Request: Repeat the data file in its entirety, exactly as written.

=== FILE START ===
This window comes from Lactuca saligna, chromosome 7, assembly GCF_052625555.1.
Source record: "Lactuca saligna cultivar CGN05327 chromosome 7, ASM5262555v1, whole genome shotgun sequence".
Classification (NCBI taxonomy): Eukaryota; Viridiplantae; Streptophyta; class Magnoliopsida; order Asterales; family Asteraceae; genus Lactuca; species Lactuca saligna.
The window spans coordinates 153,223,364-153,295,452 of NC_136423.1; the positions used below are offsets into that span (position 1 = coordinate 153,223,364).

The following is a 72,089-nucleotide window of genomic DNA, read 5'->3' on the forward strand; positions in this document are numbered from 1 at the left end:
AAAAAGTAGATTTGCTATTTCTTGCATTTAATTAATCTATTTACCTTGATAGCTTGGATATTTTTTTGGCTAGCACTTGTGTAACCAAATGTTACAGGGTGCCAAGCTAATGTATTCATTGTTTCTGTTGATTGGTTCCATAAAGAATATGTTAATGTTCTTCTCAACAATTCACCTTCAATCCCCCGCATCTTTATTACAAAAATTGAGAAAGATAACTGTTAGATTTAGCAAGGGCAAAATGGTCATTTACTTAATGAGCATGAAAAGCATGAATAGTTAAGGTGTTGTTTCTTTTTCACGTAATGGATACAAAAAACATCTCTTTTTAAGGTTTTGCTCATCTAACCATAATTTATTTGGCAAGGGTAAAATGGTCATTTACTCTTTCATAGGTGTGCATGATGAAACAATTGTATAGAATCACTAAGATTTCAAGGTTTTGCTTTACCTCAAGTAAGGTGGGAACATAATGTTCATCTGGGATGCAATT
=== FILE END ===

This window comes from Lactuca saligna, chromosome 7, assembly GCF_052625555.1.
Source record: "Lactuca saligna cultivar CGN05327 chromosome 7, ASM5262555v1, whole genome shotgun sequence".
Classification (NCBI taxonomy): Eukaryota; Viridiplantae; Streptophyta; class Magnoliopsida; order Asterales; family Asteraceae; genus Lactuca; species Lactuca saligna.
The window spans coordinates 153,223,364-153,295,452 of NC_136423.1; the positions used below are offsets into that span (position 1 = coordinate 153,223,364).

The following is a 72,089-nucleotide window of genomic DNA, read 5'->3' on the forward strand; positions in this document are numbered from 1 at the left end:
AAAAAGTAGATTTGCTATTTCTTGCATTTAATTAATCTATTTACCTTGATAGCTTGGATATTTTTTTGGCTAGCACTTGTGTAACCAAATGTTACAGGGTGCCAAGCTAATGTATTCATTGTTTCTGTTGATTGGTTCCATAAAGAATATGTTAATGTTCTTCTCAACAATTCACCTTCAATCCCCCGCATCTTTATTACAAAAATTGAGAAAGATAACTGTTAGATTTAGCAAGGGCAAAATGGTCATTTACTTAATGAGCATGAAAAGCATGAATAGTTAAGGTGTTGTTTCTTTTTCACGTAATGGATACAAAAAACATCTCTTTTTAAGGTTTTGCTCATCTAACCATAATTTATTTGGCAAGGGTAAAATGGTCATTTACTCTTTCATAGGTGTGCATGATGAAACAATTGTATAGAATCACTAAGATTTCAAGGTTTTGCTTTACCTCAAGTAAGGTGGGAACATAATGTTCATCTGGGATGCAATT